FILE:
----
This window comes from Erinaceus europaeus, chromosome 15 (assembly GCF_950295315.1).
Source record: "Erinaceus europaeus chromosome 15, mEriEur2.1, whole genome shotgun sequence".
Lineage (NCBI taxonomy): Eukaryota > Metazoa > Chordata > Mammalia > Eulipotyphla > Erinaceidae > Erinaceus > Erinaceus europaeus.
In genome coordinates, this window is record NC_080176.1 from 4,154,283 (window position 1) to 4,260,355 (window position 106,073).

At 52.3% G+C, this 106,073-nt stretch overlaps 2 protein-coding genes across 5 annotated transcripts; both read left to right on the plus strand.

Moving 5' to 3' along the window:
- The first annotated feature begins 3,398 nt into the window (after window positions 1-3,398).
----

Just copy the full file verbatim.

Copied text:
This window comes from Erinaceus europaeus, chromosome 15 (assembly GCF_950295315.1).
Source record: "Erinaceus europaeus chromosome 15, mEriEur2.1, whole genome shotgun sequence".
Lineage (NCBI taxonomy): Eukaryota > Metazoa > Chordata > Mammalia > Eulipotyphla > Erinaceidae > Erinaceus > Erinaceus europaeus.
In genome coordinates, this window is record NC_080176.1 from 4,154,283 (window position 1) to 4,260,355 (window position 106,073).

At 52.3% G+C, this 106,073-nt stretch overlaps 2 protein-coding genes across 5 annotated transcripts; both read left to right on the plus strand.

Moving 5' to 3' along the window:
- The first annotated feature begins 3,398 nt into the window (after window positions 1-3,398).